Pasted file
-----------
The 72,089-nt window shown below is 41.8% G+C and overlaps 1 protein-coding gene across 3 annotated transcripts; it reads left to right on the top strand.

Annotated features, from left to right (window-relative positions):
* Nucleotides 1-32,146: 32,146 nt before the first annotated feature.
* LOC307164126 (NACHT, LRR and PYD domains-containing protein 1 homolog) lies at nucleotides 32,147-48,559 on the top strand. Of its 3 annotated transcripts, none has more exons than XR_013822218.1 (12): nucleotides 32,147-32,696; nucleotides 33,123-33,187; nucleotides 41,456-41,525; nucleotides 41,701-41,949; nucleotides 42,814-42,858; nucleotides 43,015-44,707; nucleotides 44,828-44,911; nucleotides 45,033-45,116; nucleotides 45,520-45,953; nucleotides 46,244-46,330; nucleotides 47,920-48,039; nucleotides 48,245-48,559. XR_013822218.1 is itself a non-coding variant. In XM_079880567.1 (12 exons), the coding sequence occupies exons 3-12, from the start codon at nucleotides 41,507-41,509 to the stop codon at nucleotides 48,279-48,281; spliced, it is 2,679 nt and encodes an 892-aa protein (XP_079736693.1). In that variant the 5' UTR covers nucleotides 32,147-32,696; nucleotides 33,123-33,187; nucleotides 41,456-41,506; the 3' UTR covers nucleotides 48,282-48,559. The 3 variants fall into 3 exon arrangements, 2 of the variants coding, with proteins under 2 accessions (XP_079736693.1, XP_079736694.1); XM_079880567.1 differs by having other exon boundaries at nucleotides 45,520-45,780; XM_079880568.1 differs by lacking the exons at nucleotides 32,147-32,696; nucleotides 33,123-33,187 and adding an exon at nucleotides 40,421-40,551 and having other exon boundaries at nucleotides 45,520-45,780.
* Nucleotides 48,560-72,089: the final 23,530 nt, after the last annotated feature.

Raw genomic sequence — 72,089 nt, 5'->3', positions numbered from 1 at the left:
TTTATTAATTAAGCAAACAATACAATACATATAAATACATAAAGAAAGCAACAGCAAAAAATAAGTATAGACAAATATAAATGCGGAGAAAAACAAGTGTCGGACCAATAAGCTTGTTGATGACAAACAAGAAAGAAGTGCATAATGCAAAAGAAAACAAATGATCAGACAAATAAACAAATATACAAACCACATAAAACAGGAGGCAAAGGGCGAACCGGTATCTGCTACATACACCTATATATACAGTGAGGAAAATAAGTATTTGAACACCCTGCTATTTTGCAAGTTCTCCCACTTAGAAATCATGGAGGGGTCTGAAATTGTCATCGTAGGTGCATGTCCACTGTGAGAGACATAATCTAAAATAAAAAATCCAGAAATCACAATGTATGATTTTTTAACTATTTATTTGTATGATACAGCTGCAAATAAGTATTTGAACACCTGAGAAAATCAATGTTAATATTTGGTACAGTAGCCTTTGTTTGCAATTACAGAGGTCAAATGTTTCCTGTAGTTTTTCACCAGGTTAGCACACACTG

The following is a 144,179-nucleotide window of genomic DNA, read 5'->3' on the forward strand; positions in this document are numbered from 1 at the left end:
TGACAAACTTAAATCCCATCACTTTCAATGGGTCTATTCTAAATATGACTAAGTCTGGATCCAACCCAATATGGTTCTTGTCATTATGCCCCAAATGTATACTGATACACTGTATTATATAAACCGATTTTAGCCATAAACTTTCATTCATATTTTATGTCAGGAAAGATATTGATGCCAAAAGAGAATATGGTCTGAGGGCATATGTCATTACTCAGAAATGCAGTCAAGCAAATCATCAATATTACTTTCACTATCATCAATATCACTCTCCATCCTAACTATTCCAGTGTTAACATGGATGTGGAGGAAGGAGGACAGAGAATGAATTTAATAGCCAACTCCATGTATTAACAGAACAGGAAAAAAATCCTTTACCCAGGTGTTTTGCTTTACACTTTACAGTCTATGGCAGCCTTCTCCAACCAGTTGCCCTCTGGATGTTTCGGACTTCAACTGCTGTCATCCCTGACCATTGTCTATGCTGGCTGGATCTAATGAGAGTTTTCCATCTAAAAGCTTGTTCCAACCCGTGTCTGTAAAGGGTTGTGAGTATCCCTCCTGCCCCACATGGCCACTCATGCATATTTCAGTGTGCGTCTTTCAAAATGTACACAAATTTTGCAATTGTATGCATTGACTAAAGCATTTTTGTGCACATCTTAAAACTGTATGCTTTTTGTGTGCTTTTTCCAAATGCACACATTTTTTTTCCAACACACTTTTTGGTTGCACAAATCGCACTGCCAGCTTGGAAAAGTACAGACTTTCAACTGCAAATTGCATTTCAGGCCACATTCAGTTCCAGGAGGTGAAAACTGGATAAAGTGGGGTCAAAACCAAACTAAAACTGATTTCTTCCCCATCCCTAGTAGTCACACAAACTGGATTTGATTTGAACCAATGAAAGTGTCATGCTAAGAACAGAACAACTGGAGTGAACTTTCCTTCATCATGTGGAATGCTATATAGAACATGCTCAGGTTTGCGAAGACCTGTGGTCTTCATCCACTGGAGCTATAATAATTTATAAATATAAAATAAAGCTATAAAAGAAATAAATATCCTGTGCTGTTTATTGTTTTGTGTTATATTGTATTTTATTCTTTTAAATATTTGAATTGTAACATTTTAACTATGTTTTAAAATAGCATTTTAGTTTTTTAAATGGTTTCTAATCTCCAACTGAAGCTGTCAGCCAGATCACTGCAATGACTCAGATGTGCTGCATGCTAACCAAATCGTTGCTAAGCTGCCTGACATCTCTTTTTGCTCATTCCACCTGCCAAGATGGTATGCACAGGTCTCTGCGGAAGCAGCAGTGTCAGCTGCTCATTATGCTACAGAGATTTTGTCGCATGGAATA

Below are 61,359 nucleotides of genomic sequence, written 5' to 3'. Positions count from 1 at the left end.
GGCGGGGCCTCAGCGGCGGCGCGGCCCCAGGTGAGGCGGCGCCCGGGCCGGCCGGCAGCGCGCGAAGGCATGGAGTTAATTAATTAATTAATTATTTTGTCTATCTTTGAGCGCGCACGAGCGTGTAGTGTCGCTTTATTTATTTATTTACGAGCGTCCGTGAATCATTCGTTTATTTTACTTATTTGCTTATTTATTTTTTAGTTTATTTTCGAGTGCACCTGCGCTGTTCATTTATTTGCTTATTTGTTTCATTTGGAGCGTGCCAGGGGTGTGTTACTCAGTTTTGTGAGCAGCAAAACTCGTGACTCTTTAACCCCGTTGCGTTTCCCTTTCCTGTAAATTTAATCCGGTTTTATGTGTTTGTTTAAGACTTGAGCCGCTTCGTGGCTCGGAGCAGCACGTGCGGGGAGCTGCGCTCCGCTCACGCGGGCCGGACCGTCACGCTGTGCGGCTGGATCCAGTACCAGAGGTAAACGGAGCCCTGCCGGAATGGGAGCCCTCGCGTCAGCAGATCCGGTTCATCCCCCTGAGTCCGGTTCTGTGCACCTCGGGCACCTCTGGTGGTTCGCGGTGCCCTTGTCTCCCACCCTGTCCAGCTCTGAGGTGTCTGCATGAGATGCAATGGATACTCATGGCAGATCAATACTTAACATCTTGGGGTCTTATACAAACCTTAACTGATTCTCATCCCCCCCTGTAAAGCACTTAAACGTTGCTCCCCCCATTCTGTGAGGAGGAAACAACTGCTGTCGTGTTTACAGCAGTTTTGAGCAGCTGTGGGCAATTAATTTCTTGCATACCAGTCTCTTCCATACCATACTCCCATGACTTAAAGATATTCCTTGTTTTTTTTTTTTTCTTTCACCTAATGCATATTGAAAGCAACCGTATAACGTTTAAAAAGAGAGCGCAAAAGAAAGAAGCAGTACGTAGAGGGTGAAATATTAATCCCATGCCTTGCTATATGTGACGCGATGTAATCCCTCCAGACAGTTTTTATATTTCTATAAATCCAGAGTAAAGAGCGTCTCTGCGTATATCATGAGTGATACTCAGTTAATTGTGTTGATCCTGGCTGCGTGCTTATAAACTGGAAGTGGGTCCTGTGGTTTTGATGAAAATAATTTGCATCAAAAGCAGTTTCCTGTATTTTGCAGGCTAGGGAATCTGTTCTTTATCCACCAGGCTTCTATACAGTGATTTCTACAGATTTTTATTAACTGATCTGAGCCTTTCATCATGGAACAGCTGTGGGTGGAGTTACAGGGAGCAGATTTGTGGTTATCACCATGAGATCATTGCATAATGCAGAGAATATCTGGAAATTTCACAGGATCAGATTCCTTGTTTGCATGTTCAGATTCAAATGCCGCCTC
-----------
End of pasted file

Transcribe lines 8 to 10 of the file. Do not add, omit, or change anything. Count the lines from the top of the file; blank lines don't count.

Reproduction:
The following is a 144,179-nucleotide window of genomic DNA, read 5'->3' on the forward strand; positions in this document are numbered from 1 at the left end:
TGACAAACTTAAATCCCATCACTTTCAATGGGTCTATTCTAAATATGACTAAGTCTGGATCCAACCCAATATGGTTCTTGTCATTATGCCCCAAATGTATACTGATACACTGTATTATATAAACCGATTTTAGCCATAAACTTTCATTCATATTTTATGTCAGGAAAGATATTGATGCCAAAAGAGAATATGGTCTGAGGGCATATGTCATTACTCAGAAATGCAGTCAAGCAAATCATCAATATTACTTTCACTATCATCAATATCACTCTCCATCCTAACTATTCCAGTGTTAACATGGATGTGGAGGAAGGAGGACAGAGAATGAATTTAATAGCCAACTCCATGTATTAACAGAACAGGAAAAAAATCCTTTACCCAGGTGTTTTGCTTTACACTTTACAGTCTATGGCAGCCTTCTCCAACCAGTTGCCCTCTGGATGTTTCGGACTTCAACTGCTGTCATCCCTGACCATTGTCTATGCTGGCTGGATCTAATGAGAGTTTTCCATCTAAAAGCTTGTTCCAACCCGTGTCTGTAAAGGGTTGTGAGTATCCCTCCTGCCCCACATGGCCACTCATGCATATTTCAGTGTGCGTCTTTCAAAATGTACACAAATTTTGCAATTGTATGCATTGACTAAAGCATTTTTGTGCACATCTTAAAACTGTATGCTTTTTGTGTGCTTTTTCCAAATGCACACATTTTTTTTCCAACACACTTTTTGGTTGCACAAATCGCACTGCCAGCTTGGAAAAGTACAGACTTTCAACTGCAAATTGCATTTCAGGCCACATTCAGTTCCAGGAGGTGAAAACTGGATAAAGTGGGGTCAAAACCAAACTAAAACTGATTTCTTCCCCATCCCTAGTAGTCACACAAACTGGATTTGATTTGAACCAATGAAAGTGTCATGCTAAGAACAGAACAACTGGAGTGAACTTTCCTTCATCATGTGGAATGCTATATAGAACATGCTCAGGTTTGCGAAGACCTGTGGTCTTCATCCACTGGAGCTATAATAATTTATAAATATAAAATAAAGCTATAAAAGAAATAAATATCCTGTGCTGTTTATTGTTTTGTGTTATATTGTATTTTATTCTTTTAAATATTTGAATTGTAACATTTTAACTATGTTTTAAAATAGCATTTTAGTTTTTTAAATGGTTTCTAATCTCCAACTGAAGCTGTCAGCCAGATCACTGCAATGACTCAGATGTGCTGCATGCTAACCAAATCGTTGCTAAGCTGCCTGACATCTCTTTTTGCTCATTCCACCTGCCAAGATGGTATGCACAGGTCTCTGCGGAAGCAGCAGTGTCAGCTGCTCATTATGCTACAGAGATTTTGTCGCATGGAATA

Below are 61,359 nucleotides of genomic sequence, written 5' to 3'. Positions count from 1 at the left end.